Hug A Farmer
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My greatest joy during these last few weeks of cooking for the team has been when I get to check in with Leanna, our gardener extraordinaire, and see what produce she’s got available for the week. I literally hugged her recently when she showed me all the swiss chard and sugar snaps she’d picked for our meals and, in that moment, the phrase “know your farmer, know your food” hit much closer to home. This bounty means so much and elicits spontaneous hugs because I know the face behind it.

It’s given me a taste of the importance of forming a working relationship between farmer and cook. It makes me identify a bit with our wonderful chefs who understand that we are a seasonal operation and are willing to adjust their menus to the products we have available.

And then there’s the energizing creative challenge of taking the vegetables and turning them in to side dishes each night. I am learning a ton, every single day. Last year I met a young woman who managed a bed and breakfast and its attached vegetable gardens. She said it was her goal in life to get people to like eating their vegetables. A fine goal, indeed!

So, hug a farmer today! Because they’ve worked hard for you, tending plants that will nourish and sustain you.

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About Brie Aronson

Brie Aronson came to Polyface from southern California. During college, she was diagnosed with food allergies and had to begin asking about the source of every single thing she put in her mouth. This led to an interest in all things food and she sought out a way to learn how it can be produced ethically and sustainably. Her desire is to help people shift their focus from counting calories, being intimidated by their kitchens, and being disconnected from the land to one that experiences the life-giving enjoyment of food. Having completed the internship in summer 2010, she now assists with the buying clubs and sales building, leads school tours of the farm, and will be the summer 2012 farm cook.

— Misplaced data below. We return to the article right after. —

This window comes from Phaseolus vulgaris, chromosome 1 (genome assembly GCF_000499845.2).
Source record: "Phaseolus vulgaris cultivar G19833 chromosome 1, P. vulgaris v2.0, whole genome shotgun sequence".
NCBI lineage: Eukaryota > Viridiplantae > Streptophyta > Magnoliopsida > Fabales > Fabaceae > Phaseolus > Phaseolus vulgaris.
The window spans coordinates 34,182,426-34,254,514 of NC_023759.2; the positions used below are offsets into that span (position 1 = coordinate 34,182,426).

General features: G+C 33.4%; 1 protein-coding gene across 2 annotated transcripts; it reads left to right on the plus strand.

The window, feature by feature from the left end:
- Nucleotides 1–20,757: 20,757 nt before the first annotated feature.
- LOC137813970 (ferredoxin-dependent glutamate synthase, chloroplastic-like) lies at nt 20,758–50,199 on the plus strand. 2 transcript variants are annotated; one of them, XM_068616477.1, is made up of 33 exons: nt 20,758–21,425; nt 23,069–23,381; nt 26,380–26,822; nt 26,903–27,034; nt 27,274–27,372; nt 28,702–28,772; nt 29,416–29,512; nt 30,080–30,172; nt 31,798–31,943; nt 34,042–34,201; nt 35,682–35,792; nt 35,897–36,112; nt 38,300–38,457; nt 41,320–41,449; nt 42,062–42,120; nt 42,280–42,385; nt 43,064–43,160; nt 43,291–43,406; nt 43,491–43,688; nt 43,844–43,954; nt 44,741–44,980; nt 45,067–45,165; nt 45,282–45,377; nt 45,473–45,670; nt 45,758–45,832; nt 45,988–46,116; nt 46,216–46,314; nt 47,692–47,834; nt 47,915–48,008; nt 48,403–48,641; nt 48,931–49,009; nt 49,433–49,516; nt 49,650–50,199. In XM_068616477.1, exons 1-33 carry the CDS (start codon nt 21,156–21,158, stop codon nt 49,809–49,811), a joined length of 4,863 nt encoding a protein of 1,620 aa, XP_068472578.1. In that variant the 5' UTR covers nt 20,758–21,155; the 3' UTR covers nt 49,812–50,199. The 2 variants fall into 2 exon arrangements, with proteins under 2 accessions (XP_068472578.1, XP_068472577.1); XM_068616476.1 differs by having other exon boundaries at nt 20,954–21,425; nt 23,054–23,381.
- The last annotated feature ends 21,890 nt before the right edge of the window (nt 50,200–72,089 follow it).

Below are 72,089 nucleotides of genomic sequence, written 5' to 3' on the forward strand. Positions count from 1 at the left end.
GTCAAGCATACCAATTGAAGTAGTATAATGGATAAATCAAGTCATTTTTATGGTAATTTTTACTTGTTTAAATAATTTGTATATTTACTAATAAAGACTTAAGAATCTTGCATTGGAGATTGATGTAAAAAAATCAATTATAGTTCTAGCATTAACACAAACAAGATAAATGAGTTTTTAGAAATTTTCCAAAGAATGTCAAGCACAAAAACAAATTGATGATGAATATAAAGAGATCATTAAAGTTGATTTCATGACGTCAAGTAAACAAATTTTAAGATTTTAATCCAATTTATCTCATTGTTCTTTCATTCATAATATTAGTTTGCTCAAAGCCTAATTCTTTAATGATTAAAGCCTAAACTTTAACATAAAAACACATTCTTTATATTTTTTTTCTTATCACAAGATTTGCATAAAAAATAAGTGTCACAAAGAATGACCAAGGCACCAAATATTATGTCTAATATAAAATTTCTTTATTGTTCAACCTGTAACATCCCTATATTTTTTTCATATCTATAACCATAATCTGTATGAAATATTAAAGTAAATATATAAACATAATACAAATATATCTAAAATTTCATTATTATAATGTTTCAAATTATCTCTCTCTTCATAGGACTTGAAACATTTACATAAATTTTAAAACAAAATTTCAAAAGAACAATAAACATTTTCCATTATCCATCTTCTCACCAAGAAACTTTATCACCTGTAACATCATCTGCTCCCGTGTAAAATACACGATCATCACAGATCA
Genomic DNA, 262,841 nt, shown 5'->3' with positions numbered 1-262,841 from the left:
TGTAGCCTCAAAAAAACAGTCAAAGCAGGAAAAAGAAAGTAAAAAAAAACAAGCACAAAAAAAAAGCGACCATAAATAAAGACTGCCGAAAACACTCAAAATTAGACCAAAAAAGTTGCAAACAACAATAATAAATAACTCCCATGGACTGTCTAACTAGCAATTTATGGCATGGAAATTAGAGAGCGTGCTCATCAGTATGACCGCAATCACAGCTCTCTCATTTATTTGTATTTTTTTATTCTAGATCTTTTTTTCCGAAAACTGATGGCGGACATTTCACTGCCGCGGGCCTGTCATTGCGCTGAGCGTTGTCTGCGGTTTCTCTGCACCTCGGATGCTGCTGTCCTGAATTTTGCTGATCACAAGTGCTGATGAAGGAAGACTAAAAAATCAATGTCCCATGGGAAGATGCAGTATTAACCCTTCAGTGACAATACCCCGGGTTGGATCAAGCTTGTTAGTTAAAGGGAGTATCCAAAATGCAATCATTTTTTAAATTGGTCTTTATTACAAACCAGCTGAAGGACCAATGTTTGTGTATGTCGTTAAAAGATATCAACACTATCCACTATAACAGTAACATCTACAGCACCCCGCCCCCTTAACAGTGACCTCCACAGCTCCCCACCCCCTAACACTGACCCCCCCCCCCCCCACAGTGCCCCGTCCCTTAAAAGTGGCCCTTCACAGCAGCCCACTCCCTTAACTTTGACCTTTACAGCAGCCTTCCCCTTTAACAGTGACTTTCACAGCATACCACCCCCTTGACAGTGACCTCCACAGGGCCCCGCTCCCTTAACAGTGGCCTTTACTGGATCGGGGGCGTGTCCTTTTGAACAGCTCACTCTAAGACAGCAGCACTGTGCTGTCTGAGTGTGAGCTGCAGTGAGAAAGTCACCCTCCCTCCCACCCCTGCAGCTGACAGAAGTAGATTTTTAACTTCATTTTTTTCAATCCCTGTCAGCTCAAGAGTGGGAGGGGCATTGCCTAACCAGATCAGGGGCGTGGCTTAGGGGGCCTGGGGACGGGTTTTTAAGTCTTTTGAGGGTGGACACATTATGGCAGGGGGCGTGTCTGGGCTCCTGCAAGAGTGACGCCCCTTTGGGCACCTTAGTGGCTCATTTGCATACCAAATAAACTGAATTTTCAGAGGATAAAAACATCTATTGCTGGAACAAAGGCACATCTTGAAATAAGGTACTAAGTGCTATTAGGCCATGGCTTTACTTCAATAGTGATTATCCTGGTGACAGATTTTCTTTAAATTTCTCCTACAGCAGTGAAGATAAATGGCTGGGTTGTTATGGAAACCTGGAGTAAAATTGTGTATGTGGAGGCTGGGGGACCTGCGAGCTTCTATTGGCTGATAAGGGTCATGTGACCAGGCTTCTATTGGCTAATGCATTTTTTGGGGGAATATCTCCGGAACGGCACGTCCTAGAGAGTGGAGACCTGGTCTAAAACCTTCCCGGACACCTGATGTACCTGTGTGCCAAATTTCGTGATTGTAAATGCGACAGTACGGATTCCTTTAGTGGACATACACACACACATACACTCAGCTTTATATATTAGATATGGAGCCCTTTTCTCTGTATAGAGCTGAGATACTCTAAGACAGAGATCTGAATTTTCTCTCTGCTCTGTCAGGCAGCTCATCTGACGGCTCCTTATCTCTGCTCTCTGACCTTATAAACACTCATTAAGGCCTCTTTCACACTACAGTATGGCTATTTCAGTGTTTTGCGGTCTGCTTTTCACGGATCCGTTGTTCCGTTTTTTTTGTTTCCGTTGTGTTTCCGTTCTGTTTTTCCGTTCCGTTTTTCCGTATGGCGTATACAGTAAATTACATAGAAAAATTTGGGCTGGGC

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5 Responses to Hug A Farmer

  1. Tasha says:

    Amen! We started gardening about 6 years ago for fun…as a hobby. We have grown to LOVE it and enjoy blessings from it. It is a way of life now!
    We don’t have a farm by any means, but we work hard in our own backyard with seven raised beds. I plan to hug my honey for all his hard work.

  2. Here’s a hug from me!! Harvested some fresh lettuce, cilantro, and dill last night (from a friend’s garden she just recently started) and can’t wait to take a bite from such great tasting food full of life. Recently I’ve been making zucchini spaghetti with a special type of “potato” peeler I got from Williams and Sonoma (similar to the one in the image) http://petrockstudios.com/wp-content/uploads/2011/07/zyliss-julienne-peeler-500×286.jpg It’s very quick and easy, with some garlic and fresh tomatoes, trow in a meatball and the kids will ask for seconds! Be well, Mo

  3. I belong to a CSA and have (mostly) loved the challenge of cooking what I get in a share. It has really expanded my cooking.

    And Swiss chard is wonderful. Five years ago I got married and moved from the city to suburbia and I started a garden. Now, I spend every minute I can out there.

  4. Leilani says:

    Today I am hugging my husband, because of him I may still have a garden. We are in north florida were all the flooding from TS Debbie. This first picture if yesterday with our garden under a foot of water.

    My husband dug trenches to the ditch and routed most of the water off.

    Here is this morning no more standing water.

    And this is our road

    We are very blessed our land is high compared to most of our neighbors (many have water running through their homes) and we and our animals are ok. we had to do lots of moving rabbits and chickens to higher ground but no losses .